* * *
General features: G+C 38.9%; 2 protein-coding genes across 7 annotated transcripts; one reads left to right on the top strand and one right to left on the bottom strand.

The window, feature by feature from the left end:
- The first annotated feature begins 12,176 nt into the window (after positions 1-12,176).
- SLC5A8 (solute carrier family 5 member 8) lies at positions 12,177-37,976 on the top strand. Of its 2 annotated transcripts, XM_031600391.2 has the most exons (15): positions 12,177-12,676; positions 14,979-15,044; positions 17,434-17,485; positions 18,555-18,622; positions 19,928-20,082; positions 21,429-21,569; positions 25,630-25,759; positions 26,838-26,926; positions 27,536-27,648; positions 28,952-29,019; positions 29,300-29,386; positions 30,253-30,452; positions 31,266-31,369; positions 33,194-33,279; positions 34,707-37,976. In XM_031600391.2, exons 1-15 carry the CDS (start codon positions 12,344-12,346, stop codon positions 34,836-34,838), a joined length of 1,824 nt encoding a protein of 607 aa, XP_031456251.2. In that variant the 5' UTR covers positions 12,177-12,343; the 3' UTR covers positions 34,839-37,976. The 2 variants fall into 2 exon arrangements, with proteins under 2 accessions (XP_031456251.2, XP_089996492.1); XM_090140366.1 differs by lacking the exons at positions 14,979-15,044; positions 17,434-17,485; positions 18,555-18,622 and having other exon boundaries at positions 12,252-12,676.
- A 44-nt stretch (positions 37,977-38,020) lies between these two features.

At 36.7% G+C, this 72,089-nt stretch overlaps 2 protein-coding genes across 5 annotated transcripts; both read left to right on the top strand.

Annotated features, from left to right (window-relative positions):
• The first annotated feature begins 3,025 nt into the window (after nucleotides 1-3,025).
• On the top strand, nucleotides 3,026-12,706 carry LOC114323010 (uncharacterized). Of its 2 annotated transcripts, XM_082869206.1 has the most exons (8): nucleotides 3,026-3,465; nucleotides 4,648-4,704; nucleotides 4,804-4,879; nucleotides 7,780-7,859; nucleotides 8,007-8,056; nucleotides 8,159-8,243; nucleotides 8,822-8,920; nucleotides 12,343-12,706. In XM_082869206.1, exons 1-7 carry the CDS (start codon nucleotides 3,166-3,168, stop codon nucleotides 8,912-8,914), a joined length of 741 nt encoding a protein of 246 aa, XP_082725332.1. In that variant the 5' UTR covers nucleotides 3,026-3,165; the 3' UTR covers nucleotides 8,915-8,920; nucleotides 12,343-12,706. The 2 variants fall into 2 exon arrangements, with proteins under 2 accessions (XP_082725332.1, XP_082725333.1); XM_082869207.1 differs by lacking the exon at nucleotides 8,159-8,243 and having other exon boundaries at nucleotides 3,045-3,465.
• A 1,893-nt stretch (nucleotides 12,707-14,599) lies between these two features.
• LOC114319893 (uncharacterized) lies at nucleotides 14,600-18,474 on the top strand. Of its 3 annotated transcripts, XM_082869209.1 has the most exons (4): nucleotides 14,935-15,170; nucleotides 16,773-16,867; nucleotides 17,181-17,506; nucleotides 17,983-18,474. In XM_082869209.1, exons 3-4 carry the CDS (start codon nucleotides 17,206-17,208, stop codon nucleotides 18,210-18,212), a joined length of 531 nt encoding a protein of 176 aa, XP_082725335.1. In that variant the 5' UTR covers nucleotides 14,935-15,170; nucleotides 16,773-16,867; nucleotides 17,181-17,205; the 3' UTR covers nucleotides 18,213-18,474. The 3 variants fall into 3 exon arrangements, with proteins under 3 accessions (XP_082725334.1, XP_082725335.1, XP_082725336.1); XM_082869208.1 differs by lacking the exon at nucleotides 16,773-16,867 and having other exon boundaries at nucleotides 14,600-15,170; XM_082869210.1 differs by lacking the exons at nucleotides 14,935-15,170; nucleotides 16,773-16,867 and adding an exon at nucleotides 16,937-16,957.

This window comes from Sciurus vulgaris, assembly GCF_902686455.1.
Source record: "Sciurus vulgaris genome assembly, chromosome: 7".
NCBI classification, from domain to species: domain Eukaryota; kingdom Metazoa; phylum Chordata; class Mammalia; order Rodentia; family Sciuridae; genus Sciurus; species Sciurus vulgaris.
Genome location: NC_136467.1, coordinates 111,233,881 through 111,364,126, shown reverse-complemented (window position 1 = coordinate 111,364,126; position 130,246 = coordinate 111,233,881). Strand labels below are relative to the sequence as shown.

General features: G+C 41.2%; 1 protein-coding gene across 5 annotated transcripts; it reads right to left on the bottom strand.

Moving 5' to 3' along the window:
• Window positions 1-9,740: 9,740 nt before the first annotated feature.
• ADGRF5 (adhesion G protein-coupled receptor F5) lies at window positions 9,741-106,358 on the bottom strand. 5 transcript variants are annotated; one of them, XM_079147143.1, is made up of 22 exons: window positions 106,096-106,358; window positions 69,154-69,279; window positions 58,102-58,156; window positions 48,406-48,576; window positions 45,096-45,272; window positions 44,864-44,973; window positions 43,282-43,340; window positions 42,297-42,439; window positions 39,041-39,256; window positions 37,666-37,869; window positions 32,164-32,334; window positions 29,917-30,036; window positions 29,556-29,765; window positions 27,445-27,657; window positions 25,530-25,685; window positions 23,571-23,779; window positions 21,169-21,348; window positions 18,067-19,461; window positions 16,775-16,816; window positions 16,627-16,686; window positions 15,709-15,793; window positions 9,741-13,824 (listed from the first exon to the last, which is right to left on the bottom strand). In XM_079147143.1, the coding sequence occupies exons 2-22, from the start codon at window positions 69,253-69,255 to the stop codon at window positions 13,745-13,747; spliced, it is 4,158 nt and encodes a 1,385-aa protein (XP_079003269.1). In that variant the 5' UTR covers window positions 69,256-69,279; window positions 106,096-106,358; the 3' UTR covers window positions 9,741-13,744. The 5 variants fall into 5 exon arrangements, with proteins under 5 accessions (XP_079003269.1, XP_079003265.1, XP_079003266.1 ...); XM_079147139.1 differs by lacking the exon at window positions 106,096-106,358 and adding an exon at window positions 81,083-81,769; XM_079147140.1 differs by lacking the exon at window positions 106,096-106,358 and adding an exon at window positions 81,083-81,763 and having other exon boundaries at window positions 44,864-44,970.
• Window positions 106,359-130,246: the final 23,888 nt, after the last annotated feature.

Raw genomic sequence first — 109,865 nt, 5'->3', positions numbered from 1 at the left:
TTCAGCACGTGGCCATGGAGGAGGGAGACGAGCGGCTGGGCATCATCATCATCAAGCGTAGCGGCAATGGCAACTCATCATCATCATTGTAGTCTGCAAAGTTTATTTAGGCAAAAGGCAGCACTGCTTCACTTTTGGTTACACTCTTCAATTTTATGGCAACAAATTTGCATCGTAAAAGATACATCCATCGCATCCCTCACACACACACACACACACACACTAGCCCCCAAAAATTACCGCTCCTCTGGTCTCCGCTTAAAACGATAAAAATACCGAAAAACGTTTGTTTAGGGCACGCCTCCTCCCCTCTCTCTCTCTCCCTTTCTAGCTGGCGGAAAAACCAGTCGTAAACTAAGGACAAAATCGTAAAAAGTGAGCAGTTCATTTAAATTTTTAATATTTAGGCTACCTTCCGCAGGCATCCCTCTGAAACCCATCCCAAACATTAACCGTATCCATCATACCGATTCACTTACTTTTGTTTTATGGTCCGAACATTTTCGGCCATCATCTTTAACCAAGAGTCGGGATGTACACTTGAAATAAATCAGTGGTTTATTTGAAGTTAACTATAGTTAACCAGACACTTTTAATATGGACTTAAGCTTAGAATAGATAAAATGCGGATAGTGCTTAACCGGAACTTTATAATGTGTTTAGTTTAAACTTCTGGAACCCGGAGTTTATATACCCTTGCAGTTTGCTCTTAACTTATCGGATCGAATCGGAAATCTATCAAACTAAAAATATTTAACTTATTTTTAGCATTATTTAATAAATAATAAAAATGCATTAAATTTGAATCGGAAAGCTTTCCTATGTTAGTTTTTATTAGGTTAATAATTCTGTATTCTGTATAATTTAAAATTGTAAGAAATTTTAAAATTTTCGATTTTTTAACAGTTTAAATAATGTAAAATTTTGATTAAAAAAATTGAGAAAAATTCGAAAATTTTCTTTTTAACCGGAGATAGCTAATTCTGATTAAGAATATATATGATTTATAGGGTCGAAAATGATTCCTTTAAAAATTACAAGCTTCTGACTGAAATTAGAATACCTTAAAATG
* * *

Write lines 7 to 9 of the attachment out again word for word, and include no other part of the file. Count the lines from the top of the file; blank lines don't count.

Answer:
Annotated features, from left to right (window-relative positions):
• The first annotated feature begins 3,025 nt into the window (after nucleotides 1-3,025).
• On the top strand, nucleotides 3,026-12,706 carry LOC114323010 (uncharacterized). Of its 2 annotated transcripts, XM_082869206.1 has the most exons (8): nucleotides 3,026-3,465; nucleotides 4,648-4,704; nucleotides 4,804-4,879; nucleotides 7,780-7,859; nucleotides 8,007-8,056; nucleotides 8,159-8,243; nucleotides 8,822-8,920; nucleotides 12,343-12,706. In XM_082869206.1, exons 1-7 carry the CDS (start codon nucleotides 3,166-3,168, stop codon nucleotides 8,912-8,914), a joined length of 741 nt encoding a protein of 246 aa, XP_082725332.1. In that variant the 5' UTR covers nucleotides 3,026-3,165; the 3' UTR covers nucleotides 8,915-8,920; nucleotides 12,343-12,706. The 2 variants fall into 2 exon arrangements, with proteins under 2 accessions (XP_082725332.1, XP_082725333.1); XM_082869207.1 differs by lacking the exon at nucleotides 8,159-8,243 and having other exon boundaries at nucleotides 3,045-3,465.